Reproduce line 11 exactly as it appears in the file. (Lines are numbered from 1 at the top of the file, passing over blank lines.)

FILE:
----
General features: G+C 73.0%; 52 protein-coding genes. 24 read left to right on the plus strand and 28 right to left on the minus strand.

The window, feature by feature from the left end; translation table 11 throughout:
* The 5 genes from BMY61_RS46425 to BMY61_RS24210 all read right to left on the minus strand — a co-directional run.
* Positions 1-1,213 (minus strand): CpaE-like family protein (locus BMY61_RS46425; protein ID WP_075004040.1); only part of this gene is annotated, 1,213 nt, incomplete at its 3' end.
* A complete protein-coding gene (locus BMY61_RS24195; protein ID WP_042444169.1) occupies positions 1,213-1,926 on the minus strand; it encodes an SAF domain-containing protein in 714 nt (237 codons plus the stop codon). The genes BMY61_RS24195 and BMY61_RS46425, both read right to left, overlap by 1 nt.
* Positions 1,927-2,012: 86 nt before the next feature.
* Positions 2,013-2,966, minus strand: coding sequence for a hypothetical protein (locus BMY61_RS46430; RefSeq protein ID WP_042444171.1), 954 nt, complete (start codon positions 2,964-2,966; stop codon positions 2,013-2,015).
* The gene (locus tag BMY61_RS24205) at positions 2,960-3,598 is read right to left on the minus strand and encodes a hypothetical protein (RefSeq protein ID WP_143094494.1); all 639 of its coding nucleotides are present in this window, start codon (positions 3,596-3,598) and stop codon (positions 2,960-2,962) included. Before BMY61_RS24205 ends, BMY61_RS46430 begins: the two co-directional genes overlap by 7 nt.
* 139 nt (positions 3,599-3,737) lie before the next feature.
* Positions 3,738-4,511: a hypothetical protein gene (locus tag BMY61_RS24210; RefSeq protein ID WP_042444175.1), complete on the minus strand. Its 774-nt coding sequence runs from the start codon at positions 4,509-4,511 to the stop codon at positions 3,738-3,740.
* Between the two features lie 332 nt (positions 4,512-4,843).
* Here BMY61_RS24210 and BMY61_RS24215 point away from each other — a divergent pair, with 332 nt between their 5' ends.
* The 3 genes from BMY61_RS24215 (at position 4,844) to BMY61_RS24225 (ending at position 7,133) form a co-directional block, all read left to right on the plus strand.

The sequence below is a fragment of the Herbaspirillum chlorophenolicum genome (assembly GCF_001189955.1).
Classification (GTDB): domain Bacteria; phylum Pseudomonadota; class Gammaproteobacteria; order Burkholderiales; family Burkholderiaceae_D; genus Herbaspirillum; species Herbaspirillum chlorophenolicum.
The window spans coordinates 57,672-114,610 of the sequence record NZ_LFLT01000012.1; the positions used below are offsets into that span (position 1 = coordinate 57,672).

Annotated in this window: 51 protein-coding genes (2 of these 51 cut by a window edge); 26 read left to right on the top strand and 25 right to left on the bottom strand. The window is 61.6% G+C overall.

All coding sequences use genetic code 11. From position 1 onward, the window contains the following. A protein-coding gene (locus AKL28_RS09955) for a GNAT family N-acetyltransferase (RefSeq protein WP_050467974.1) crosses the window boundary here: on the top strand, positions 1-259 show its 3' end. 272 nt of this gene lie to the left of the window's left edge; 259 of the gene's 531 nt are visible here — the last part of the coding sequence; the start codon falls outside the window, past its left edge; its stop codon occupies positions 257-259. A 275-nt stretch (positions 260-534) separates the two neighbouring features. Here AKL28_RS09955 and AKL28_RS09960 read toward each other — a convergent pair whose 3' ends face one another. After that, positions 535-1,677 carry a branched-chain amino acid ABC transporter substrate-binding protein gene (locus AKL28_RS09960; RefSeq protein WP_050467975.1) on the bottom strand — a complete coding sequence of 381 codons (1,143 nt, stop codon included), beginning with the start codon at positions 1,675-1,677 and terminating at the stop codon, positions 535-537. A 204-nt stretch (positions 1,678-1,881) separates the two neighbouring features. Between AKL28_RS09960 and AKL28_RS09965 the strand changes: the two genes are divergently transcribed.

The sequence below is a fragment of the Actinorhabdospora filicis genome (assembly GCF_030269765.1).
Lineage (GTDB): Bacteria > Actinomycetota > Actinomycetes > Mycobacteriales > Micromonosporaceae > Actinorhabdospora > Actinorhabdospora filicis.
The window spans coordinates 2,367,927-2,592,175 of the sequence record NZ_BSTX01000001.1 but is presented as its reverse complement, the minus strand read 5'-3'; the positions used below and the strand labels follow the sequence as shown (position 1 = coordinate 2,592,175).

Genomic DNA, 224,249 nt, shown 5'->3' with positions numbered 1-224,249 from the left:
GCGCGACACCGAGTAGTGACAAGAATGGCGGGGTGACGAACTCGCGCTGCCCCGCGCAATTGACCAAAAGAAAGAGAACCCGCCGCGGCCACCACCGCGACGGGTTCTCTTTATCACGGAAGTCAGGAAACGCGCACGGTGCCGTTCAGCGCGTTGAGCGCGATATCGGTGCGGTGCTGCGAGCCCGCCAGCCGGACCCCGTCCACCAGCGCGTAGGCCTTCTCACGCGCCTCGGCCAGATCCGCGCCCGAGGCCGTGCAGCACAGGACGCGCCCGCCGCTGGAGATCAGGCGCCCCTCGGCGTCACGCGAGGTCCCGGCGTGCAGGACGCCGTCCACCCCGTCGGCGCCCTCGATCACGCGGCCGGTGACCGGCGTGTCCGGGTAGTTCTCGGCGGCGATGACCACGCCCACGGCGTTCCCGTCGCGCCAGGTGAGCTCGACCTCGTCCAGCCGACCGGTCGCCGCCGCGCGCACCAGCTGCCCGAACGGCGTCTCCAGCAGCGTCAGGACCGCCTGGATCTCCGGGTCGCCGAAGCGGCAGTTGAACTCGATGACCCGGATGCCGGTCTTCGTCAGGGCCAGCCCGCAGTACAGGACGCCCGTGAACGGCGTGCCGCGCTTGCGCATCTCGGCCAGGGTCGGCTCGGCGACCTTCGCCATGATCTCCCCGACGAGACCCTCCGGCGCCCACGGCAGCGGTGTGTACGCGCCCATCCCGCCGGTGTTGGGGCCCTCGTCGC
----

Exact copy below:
* Between the two features lie 332 nt (positions 4,512-4,843).